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|Longitudinal Study:||HILDA||Title:||Duration and Persistence in Multidimensional Deprivation: Methodology and Australian Application||Authors:||Dahlquist, C
|Issue Date:||Jan-2003||Pages:||12 (63-85)||Keywords:||Students
|Abstract:||The present study investigated applications of the disequilibrium model of reinforcement in typical classroom contexts with students perceived by their teachers as being difficult to motivate. The disequilibrium model states that reinforcing effects are produced when access to any response (task) is constrained so that an individual cannot meet an (unconstrained) baseline level for that response (task). The implication of the model is that low-probability (low-preference) responses can be constrained and used as reinforcers, a seeming contradiction to the common practice of using a high-probability response to reinforce increases in a low-probability response. The present study investigated the effects of disequilibrium schedules of reinforcement with six students with several disabilities in classroom contexts. The specific research questions were (i) whether disequilibrium schedules would produce reinforcing effects if both the instrumental and contingent tasks were of moderate to low preference for the student; (ii) how effects of disequilibrium schedules would compare with those of a teacher-generated contingency; and (iii) what effects disequilibrium schedules would have with students who engage in non-task responding during the baseline period. Results suggest that disequilibrium schedules are effective when used with moderate to low-preference tasks. Results of the comparison with teacher-generated contingencies were mixed. Results do suggest that the presence of higher levels of non-task responding during the baseline period may affect subsequent effectiveness of disequilibrium schedules calculated from the baseline.||URL:||http://onlinelibrary.wiley.com/doi/10.1002/bin.126/abstract||Keywords:||Children -- School age||Research collection:||Journal Articles|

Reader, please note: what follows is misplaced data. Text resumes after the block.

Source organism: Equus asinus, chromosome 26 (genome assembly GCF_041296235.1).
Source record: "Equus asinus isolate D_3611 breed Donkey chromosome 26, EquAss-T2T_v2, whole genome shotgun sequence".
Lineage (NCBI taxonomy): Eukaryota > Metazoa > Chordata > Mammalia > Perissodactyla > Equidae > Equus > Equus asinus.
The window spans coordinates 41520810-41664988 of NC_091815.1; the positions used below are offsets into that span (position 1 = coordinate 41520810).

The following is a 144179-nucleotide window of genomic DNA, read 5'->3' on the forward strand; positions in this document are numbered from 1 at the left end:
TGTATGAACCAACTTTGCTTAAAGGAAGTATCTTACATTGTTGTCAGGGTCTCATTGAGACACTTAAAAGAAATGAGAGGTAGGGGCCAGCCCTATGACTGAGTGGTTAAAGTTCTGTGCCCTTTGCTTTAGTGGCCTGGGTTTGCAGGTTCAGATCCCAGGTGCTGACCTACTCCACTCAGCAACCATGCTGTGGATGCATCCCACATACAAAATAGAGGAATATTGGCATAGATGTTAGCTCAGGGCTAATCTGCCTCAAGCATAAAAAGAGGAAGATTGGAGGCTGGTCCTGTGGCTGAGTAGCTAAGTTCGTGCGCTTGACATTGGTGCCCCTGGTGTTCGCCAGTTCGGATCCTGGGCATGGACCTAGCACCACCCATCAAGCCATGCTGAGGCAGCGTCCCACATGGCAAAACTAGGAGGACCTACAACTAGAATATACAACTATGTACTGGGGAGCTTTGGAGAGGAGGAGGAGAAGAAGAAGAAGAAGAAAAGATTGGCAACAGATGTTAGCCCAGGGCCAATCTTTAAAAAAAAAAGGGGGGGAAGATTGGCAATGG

|Appears in Collections:||Journal Articles|
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